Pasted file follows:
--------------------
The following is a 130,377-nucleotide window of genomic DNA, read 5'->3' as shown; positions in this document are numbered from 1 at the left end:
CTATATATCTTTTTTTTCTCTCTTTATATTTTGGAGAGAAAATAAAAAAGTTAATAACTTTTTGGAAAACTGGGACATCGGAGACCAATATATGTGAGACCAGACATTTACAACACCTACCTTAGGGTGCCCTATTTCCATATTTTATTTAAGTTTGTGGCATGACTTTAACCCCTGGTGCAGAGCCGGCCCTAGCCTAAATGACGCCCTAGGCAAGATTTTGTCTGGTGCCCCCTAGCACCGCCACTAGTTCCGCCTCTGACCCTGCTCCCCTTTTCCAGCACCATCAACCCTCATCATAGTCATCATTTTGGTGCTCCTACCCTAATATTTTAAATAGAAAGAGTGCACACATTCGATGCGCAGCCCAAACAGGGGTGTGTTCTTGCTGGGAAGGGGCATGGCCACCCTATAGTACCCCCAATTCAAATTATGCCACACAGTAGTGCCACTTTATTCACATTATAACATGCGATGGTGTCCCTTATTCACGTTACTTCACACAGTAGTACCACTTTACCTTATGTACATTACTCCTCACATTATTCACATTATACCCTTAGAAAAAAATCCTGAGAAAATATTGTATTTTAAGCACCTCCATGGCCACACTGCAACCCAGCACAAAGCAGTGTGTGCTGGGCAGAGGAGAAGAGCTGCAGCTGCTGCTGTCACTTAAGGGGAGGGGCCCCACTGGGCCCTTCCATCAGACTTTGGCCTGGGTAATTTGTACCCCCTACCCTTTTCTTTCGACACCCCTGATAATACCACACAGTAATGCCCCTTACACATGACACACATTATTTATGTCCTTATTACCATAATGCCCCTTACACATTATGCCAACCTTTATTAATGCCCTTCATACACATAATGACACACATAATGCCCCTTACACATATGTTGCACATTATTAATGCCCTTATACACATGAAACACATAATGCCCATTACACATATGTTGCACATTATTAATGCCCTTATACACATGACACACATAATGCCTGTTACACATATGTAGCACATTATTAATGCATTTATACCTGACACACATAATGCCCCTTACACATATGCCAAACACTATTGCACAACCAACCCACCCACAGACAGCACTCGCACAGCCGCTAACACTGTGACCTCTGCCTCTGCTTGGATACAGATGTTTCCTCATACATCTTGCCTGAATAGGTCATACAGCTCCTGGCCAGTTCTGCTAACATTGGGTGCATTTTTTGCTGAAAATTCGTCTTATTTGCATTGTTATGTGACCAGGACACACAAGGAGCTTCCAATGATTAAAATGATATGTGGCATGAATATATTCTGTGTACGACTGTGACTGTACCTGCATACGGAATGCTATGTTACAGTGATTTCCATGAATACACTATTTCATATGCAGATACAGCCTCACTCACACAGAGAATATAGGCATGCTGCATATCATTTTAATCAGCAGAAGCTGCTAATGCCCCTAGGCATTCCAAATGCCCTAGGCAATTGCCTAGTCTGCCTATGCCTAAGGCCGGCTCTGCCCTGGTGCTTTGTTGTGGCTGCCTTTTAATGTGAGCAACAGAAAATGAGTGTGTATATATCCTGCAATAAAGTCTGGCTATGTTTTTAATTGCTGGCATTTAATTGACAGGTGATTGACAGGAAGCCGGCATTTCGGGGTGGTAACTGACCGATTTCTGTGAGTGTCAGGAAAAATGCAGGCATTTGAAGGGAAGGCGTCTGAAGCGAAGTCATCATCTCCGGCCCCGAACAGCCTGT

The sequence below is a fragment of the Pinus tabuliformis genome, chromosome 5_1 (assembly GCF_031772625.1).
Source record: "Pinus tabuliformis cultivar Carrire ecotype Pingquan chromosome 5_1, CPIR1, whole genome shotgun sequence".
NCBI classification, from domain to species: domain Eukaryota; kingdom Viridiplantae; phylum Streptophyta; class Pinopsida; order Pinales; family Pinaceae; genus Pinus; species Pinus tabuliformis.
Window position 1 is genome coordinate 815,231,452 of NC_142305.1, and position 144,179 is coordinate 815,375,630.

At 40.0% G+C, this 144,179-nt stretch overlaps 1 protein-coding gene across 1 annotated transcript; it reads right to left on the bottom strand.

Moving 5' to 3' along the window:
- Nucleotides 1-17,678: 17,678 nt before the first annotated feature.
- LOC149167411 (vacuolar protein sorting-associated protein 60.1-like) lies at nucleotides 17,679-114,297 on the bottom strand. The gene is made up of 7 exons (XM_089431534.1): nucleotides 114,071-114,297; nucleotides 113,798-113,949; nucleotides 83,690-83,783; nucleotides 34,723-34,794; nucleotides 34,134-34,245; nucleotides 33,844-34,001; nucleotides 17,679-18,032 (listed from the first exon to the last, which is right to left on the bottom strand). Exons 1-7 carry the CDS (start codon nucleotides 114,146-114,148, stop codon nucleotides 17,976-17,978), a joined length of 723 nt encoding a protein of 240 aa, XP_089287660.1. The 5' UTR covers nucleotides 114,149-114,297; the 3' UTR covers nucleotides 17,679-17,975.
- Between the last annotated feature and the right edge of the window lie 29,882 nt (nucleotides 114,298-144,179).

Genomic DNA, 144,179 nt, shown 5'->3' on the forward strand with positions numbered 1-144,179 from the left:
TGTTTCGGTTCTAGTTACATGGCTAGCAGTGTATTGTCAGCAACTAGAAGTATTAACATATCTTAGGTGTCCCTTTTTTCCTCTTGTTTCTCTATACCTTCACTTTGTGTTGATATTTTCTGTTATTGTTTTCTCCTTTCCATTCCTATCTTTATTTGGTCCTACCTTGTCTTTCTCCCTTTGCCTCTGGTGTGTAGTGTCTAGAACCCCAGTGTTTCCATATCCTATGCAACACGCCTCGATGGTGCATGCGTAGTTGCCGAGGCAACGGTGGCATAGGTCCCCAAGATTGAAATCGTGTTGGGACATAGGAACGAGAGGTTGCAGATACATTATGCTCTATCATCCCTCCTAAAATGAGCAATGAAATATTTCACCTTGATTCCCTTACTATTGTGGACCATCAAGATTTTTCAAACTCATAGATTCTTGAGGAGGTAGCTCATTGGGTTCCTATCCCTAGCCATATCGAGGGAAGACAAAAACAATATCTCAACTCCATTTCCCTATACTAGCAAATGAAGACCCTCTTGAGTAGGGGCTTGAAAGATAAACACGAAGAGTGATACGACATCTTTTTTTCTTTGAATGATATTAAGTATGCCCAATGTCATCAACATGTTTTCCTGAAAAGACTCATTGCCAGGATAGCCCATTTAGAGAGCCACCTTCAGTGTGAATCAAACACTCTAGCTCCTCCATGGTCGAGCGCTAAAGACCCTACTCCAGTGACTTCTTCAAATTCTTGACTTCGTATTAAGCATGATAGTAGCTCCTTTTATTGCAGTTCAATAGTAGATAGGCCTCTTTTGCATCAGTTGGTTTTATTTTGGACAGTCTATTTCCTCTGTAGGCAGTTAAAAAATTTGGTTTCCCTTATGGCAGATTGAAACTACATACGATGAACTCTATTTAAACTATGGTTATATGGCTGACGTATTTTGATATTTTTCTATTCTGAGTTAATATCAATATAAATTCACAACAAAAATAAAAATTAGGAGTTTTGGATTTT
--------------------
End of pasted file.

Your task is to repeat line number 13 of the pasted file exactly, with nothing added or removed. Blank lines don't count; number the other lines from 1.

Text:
TGTTTCGGTTCTAGTTACATGGCTAGCAGTGTATTGTCAGCAACTAGAAGTATTAACATATCTTAGGTGTCCCTTTTTTCCTCTTGTTTCTCTATACCTTCACTTTGTGTTGATATTTTCTGTTATTGTTTTCTCCTTTCCATTCCTATCTTTATTTGGTCCTACCTTGTCTTTCTCCCTTTGCCTCTGGTGTGTAGTGTCTAGAACCCCAGTGTTTCCATATCCTATGCAACACGCCTCGATGGTGCATGCGTAGTTGCCGAGGCAACGGTGGCATAGGTCCCCAAGATTGAAATCGTGTTGGGACATAGGAACGAGAGGTTGCAGATACATTATGCTCTATCATCCCTCCTAAAATGAGCAATGAAATATTTCACCTTGATTCCCTTACTATTGTGGACCATCAAGATTTTTCAAACTCATAGATTCTTGAGGAGGTAGCTCATTGGGTTCCTATCCCTAGCCATATCGAGGGAAGACAAAAACAATATCTCAACTCCATTTCCCTATACTAGCAAATGAAGACCCTCTTGAGTAGGGGCTTGAAAGATAAACACGAAGAGTGATACGACATCTTTTTTTCTTTGAATGATATTAAGTATGCCCAATGTCATCAACATGTTTTCCTGAAAAGACTCATTGCCAGGATAGCCCATTTAGAGAGCCACCTTCAGTGTGAATCAAACACTCTAGCTCCTCCATGGTCGAGCGCTAAAGACCCTACTCCAGTGACTTCTTCAAATTCTTGACTTCGTATTAAGCATGATAGTAGCTCCTTTTATTGCAGTTCAATAGTAGATAGGCCTCTTTTGCATCAGTTGGTTTTATTTTGGACAGTCTATTTCCTCTGTAGGCAGTTAAAAAATTTGGTTTCCCTTATGGCAGATTGAAACTACATACGATGAACTCTATTTAAACTATGGTTATATGGCTGACGTATTTTGATATTTTTCTATTCTGAGTTAATATCAATATAAATTCACAACAAAAATAAAAATTAGGAGTTTTGGATTTT